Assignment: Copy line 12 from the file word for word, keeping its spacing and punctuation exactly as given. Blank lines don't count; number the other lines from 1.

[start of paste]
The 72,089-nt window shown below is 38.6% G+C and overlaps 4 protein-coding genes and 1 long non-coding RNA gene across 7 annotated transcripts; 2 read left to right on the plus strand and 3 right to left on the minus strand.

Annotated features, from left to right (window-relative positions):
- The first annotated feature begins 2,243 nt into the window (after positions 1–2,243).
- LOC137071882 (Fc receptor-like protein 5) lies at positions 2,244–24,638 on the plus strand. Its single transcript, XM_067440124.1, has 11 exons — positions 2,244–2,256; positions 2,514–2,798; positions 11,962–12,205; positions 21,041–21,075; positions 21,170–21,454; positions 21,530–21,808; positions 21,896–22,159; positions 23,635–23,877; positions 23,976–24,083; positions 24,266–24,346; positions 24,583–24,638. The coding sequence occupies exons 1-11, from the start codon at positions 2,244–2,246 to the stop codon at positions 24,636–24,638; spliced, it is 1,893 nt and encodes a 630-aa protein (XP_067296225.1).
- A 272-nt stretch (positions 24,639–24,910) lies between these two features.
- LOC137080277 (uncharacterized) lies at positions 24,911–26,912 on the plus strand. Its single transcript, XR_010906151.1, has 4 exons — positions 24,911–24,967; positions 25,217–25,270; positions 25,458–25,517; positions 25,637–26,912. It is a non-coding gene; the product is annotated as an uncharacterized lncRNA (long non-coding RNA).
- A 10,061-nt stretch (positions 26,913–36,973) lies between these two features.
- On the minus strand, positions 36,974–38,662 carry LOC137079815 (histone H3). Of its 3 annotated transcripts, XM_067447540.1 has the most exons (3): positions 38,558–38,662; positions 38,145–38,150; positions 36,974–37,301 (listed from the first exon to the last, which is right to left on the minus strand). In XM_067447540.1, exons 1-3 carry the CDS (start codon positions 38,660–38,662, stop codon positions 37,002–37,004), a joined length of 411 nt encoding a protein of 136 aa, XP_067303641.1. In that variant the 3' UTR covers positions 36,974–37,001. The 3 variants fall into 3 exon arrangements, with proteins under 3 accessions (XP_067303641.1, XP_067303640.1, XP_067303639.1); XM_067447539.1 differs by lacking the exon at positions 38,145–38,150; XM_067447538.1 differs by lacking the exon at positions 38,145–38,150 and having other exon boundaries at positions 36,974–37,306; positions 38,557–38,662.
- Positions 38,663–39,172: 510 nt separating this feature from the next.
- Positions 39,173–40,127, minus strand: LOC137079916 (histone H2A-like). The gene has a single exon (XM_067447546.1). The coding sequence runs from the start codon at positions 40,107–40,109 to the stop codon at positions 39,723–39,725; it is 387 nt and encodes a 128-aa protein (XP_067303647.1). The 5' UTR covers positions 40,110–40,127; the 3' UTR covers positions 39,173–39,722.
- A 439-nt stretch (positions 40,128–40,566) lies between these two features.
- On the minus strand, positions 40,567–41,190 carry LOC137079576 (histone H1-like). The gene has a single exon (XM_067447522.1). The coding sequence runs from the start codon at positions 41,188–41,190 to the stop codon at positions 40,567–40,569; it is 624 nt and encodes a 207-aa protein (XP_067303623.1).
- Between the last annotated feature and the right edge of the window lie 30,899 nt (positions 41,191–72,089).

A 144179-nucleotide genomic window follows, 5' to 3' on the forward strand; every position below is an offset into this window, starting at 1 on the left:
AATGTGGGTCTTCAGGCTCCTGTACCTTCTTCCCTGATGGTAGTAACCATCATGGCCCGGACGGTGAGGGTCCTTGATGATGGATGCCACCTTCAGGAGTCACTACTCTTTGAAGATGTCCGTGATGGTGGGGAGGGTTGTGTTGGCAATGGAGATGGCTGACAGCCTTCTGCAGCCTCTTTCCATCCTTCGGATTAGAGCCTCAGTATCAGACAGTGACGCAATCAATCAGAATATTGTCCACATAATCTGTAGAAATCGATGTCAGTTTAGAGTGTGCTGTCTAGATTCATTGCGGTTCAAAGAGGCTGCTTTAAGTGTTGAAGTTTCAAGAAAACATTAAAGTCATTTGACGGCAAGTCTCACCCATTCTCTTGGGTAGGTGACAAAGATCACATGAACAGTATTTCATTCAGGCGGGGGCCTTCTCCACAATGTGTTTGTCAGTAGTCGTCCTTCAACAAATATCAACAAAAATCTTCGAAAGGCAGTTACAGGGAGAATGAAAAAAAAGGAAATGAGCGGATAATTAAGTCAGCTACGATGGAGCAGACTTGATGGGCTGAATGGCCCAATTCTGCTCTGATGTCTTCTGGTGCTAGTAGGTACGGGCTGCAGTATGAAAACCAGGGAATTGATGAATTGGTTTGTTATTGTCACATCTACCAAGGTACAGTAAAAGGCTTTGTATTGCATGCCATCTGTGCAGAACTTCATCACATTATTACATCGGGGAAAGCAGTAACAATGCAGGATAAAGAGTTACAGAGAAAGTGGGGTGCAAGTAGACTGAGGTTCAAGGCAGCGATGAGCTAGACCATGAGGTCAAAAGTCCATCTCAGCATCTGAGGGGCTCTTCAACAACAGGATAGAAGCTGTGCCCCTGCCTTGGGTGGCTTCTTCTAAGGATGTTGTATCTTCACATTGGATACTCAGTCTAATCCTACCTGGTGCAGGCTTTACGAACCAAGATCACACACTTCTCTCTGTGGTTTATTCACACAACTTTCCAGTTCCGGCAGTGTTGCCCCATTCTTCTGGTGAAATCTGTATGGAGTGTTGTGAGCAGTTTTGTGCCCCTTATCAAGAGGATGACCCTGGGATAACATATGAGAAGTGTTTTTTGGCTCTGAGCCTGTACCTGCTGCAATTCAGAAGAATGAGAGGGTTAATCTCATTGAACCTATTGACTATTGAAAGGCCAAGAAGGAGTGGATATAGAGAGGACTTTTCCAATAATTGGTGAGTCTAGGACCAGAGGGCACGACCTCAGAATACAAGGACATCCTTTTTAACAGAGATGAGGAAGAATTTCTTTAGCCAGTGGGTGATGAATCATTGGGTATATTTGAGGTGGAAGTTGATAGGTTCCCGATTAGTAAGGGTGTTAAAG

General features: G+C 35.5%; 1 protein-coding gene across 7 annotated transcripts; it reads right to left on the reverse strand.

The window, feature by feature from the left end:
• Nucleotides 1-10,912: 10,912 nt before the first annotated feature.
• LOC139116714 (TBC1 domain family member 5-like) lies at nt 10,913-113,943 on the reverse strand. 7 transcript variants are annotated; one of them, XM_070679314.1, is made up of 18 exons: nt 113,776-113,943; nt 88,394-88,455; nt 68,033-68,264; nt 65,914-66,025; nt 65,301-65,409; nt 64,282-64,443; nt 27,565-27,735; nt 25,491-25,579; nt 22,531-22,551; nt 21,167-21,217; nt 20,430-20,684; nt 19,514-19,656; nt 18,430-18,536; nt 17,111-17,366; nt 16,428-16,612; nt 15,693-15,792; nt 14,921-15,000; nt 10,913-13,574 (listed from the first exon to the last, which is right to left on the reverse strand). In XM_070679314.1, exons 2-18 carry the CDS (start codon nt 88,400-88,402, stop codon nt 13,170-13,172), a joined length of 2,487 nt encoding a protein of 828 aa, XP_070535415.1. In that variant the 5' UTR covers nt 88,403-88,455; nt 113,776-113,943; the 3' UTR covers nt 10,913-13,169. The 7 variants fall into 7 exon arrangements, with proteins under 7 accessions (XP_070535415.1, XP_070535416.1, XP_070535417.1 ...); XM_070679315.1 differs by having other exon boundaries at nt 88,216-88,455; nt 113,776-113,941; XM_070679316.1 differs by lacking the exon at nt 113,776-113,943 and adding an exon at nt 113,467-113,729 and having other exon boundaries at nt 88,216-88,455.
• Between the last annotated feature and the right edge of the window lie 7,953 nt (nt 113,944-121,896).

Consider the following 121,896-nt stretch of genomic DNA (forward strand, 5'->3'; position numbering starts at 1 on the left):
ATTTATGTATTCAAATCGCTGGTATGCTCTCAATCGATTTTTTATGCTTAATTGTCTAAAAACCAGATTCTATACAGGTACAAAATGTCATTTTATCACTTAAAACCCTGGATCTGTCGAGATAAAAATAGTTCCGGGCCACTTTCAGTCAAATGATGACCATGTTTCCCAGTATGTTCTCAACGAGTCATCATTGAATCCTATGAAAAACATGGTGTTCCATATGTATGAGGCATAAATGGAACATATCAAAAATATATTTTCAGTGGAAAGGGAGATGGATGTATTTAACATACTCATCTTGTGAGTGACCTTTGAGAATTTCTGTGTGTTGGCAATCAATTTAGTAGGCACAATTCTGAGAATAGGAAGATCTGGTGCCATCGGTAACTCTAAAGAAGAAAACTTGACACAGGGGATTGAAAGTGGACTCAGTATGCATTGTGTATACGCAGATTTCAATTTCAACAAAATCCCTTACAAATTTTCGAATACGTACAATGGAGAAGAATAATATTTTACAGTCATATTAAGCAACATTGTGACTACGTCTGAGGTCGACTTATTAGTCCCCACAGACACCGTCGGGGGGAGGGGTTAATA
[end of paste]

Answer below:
- On the minus strand, positions 40,567–41,190 carry LOC137079576 (histone H1-like). The gene has a single exon (XM_067447522.1). The coding sequence runs from the start codon at positions 41,188–41,190 to the stop codon at positions 40,567–40,569; it is 624 nt and encodes a 207-aa protein (XP_067303623.1).